So the digit 6 denotes the date of writing, Friday the day of posting and ?Bankact? the title of the article. Many entires such as ?10 Tuesday, Bankact? fn no. 4, p. 642, 3 Tuesday History of the Opium Trade fn. 5 p. 643, have been quoted in the footnotes of this volume. We do not find such exact information in the volume 15 which covers the period 1856-1858. Significantly, in the FIWI, notebook entries are referred for 8 articles only, while for 14 articles marked by an asterisk, the titles were given by the IML itself and for the rest 6 articles no source is given.
The referrence to Marx'syearwise notebooks, which he was maintaining after mid-1855, raises some important questions:
(a) If Marx was maintaining such notebooks and was recording the date of writing, the day of dispatch, the title of every article and sometimes even the contents of the article, these notebooks must have been part of his ?literary treasure? kept in his house. We know that, immediately after his death in 1883, the charge of his literary heritage was taken by his friend Engels and his youngest daughter Eleanor Marx Aveling. Then where was the need of waiting for a period of almost a century to discover his NYDT articles on 1857 Indian Revolt?
(b) Why was P.C. Joshi in September 1952 required to mention ?hitherto undiscovered articles by the founder of Marxism?? Why did the IML, Moscow publish only one article in 1953 in the book On Britain, only 9 articles in the On Colonialism published in 1959, 28 articles in the FIWI in 1959 and 31 articles in the CWME published in 1986?
(c) Were these notebooks not known to Marx'sclosest friend Engels (d. 1895) and his two daughters?Eleanor (d. 1898) and Laura Lafargue (d. 1911)? Their desperate search for Marx'swritings is well known.
(d) If Marx'swife Jenny was making enteries in the notebooks, why did she not mention this fact in her reminiscences of Marx or in her many letters to his friends? Of course, she records at several places that she was required to prepare the fair copies of the articles written in Marx'sillegible handwriting.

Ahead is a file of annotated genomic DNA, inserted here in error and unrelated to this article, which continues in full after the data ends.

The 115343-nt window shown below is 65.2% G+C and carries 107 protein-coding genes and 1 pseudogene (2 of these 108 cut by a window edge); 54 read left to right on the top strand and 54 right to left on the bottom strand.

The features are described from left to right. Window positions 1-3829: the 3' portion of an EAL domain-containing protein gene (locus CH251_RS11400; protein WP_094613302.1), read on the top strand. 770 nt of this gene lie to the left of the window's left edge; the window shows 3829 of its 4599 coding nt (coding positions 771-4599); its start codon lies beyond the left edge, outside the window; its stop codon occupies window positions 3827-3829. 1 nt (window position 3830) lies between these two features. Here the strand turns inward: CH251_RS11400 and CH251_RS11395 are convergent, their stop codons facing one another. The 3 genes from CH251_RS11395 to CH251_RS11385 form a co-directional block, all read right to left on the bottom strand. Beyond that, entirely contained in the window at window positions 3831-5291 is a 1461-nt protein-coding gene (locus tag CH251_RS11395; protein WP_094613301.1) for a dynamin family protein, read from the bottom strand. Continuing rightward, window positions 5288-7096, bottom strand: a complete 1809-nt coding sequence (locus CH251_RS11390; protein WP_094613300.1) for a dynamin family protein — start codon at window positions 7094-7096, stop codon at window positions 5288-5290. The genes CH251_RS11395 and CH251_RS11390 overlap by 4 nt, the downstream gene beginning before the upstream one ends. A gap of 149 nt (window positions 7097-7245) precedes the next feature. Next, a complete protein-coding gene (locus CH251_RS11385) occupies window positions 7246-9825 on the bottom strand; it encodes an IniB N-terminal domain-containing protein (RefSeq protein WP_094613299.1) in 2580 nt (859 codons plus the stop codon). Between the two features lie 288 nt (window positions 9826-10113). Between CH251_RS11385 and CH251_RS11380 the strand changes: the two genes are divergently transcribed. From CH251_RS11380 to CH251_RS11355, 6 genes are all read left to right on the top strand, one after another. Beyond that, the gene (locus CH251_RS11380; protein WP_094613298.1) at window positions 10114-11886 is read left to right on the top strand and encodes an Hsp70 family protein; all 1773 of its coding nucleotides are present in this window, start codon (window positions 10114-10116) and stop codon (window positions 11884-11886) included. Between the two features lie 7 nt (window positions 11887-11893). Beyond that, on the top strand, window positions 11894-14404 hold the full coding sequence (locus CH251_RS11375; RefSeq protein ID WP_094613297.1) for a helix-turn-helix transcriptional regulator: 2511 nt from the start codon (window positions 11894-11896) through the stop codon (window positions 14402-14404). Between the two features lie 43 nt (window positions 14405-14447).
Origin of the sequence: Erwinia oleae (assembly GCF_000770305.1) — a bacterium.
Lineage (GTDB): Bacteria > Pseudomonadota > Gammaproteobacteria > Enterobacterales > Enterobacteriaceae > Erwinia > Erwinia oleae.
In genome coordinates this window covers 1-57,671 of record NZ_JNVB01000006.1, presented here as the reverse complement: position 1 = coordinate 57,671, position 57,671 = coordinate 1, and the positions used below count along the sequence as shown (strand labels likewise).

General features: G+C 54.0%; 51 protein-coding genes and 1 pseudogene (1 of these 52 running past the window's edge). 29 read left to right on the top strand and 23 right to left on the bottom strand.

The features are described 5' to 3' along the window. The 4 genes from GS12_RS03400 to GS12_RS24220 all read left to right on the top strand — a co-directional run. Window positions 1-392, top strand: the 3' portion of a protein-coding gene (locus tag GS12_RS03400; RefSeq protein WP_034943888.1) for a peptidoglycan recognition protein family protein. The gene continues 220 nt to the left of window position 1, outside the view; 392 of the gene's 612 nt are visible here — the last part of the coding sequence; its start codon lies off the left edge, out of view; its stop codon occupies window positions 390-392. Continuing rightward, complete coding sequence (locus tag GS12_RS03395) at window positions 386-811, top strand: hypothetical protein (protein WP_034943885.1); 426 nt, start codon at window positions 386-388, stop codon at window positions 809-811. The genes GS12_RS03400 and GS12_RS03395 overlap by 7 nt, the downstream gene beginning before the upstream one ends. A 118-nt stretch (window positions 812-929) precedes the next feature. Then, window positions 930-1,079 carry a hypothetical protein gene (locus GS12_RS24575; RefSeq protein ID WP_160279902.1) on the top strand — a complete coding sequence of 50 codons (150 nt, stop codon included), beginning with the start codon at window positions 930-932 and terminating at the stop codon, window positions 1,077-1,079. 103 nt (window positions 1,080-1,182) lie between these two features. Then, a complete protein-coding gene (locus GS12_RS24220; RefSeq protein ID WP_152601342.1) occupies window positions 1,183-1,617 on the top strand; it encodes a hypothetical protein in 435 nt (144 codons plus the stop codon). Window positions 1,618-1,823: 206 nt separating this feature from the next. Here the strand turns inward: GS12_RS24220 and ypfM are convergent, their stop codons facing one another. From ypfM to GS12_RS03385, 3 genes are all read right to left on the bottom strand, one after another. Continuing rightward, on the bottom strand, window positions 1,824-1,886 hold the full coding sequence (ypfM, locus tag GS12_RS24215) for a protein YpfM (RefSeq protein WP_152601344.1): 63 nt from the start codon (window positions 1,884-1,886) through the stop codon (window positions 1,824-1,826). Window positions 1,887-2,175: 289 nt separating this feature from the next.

(e) How is it so that the book Marx and Engels Through the Eyes of Their Contemporaries (Progress Publishers, Moscow 1972) containing firsthand reminiscenses of Marx and Engels by their family members and closest associates nowhere mentions the existence of any such notebooks?
(f) Why D. Riazanov the founder of Marx-Engels Archives at Moscow in 1919 after the so-called October Revolution, and who organised the publication in 1929 of the first edition of the Collected Works of Marx and Engels could not lay hands upon these notebooks, because no article on 1857 Indian Revolt was included in these volumes.
(g) Earlier the same Ryzanov, after much research had published two volumes in 1917 from Germany in which there was a collection of Marx'sarticles published in the NYDT, The People'sPaper (London) and the Order Neu Zeit. Had these notebooks been available to him he would have definitely retrieved all the unsigned articles from the NYDT and attributed them to Marx and Engels.
(h) Even after the establishment of the Marx-Engels Archives at Moscow in 1919 why did the IML wait till 1953 for attributing only one article on 1857 to Marx? Were the notebooks not available to them till 1959?
(To be continued)
If Marx after mid-1855 was really maintaining yearly ?notebooks? wherein he was recording the date of writing and posting as well as the title of every article, where was the need for Moscow to wait for a century to discover these articles? When, and how these ?notebooks? travelled from London to Moscow?